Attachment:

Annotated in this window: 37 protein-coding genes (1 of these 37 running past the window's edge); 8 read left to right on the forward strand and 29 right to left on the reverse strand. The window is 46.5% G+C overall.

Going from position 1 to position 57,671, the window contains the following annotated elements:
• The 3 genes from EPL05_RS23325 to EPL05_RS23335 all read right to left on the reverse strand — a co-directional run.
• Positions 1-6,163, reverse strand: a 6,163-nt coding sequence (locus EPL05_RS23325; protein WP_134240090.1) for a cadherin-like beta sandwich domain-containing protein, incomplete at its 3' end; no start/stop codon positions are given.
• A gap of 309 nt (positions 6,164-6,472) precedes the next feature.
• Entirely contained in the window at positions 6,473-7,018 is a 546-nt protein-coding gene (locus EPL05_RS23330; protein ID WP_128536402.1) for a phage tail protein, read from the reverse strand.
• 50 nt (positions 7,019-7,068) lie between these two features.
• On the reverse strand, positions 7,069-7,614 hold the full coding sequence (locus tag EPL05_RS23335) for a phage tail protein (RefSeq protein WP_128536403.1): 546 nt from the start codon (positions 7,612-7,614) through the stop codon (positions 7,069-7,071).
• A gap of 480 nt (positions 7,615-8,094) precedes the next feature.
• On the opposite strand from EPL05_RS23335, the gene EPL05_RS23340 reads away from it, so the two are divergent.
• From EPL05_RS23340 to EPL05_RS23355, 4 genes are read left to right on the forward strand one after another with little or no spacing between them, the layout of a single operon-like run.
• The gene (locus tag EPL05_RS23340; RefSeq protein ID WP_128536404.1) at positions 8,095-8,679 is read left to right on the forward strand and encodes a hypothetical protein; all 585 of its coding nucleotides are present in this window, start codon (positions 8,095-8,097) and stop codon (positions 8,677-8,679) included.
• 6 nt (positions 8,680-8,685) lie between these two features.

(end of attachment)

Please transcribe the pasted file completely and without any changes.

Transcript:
Annotated in this window: 37 protein-coding genes (1 of these 37 running past the window's edge); 8 read left to right on the forward strand and 29 right to left on the reverse strand. The window is 46.5% G+C overall.

Going from position 1 to position 57,671, the window contains the following annotated elements:
• The 3 genes from EPL05_RS23325 to EPL05_RS23335 all read right to left on the reverse strand — a co-directional run.
• Positions 1-6,163, reverse strand: a 6,163-nt coding sequence (locus EPL05_RS23325; protein WP_134240090.1) for a cadherin-like beta sandwich domain-containing protein, incomplete at its 3' end; no start/stop codon positions are given.
• A gap of 309 nt (positions 6,164-6,472) precedes the next feature.
• Entirely contained in the window at positions 6,473-7,018 is a 546-nt protein-coding gene (locus EPL05_RS23330; protein ID WP_128536402.1) for a phage tail protein, read from the reverse strand.
• 50 nt (positions 7,019-7,068) lie between these two features.
• On the reverse strand, positions 7,069-7,614 hold the full coding sequence (locus tag EPL05_RS23335) for a phage tail protein (RefSeq protein WP_128536403.1): 546 nt from the start codon (positions 7,612-7,614) through the stop codon (positions 7,069-7,071).
• A gap of 480 nt (positions 7,615-8,094) precedes the next feature.
• On the opposite strand from EPL05_RS23335, the gene EPL05_RS23340 reads away from it, so the two are divergent.
• From EPL05_RS23340 to EPL05_RS23355, 4 genes are read left to right on the forward strand one after another with little or no spacing between them, the layout of a single operon-like run.
• The gene (locus tag EPL05_RS23340; RefSeq protein ID WP_128536404.1) at positions 8,095-8,679 is read left to right on the forward strand and encodes a hypothetical protein; all 585 of its coding nucleotides are present in this window, start codon (positions 8,095-8,097) and stop codon (positions 8,677-8,679) included.
• 6 nt (positions 8,680-8,685) lie between these two features.